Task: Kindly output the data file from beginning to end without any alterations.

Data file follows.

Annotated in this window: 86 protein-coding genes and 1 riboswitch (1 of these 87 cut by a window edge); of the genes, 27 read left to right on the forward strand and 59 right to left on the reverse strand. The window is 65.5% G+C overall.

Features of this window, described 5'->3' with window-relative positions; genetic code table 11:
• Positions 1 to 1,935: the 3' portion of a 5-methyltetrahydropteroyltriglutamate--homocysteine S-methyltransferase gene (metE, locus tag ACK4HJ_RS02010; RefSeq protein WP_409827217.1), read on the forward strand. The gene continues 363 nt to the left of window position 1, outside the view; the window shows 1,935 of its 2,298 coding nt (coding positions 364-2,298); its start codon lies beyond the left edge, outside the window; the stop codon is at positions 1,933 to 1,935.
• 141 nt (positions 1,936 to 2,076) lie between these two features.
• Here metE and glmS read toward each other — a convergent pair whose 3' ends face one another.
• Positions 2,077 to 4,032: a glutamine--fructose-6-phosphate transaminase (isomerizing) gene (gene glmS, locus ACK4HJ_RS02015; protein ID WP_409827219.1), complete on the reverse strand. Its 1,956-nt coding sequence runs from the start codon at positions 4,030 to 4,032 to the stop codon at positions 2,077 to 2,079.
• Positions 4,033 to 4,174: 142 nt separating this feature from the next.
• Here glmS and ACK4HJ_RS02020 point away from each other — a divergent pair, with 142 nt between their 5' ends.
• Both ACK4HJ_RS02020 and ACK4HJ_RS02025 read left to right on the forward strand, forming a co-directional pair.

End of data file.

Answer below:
Annotated in this window: 86 protein-coding genes and 1 riboswitch (1 of these 87 cut by a window edge); of the genes, 27 read left to right on the forward strand and 59 right to left on the reverse strand. The window is 65.5% G+C overall.

Features of this window, described 5'->3' with window-relative positions; genetic code table 11:
• Positions 1 to 1,935: the 3' portion of a 5-methyltetrahydropteroyltriglutamate--homocysteine S-methyltransferase gene (metE, locus tag ACK4HJ_RS02010; RefSeq protein WP_409827217.1), read on the forward strand. The gene continues 363 nt to the left of window position 1, outside the view; the window shows 1,935 of its 2,298 coding nt (coding positions 364-2,298); its start codon lies beyond the left edge, outside the window; the stop codon is at positions 1,933 to 1,935.
• 141 nt (positions 1,936 to 2,076) lie between these two features.
• Here metE and glmS read toward each other — a convergent pair whose 3' ends face one another.
• Positions 2,077 to 4,032: a glutamine--fructose-6-phosphate transaminase (isomerizing) gene (gene glmS, locus ACK4HJ_RS02015; protein ID WP_409827219.1), complete on the reverse strand. Its 1,956-nt coding sequence runs from the start codon at positions 4,030 to 4,032 to the stop codon at positions 2,077 to 2,079.
• Positions 4,033 to 4,174: 142 nt separating this feature from the next.
• Here glmS and ACK4HJ_RS02020 point away from each other — a divergent pair, with 142 nt between their 5' ends.
• Both ACK4HJ_RS02020 and ACK4HJ_RS02025 read left to right on the forward strand, forming a co-directional pair.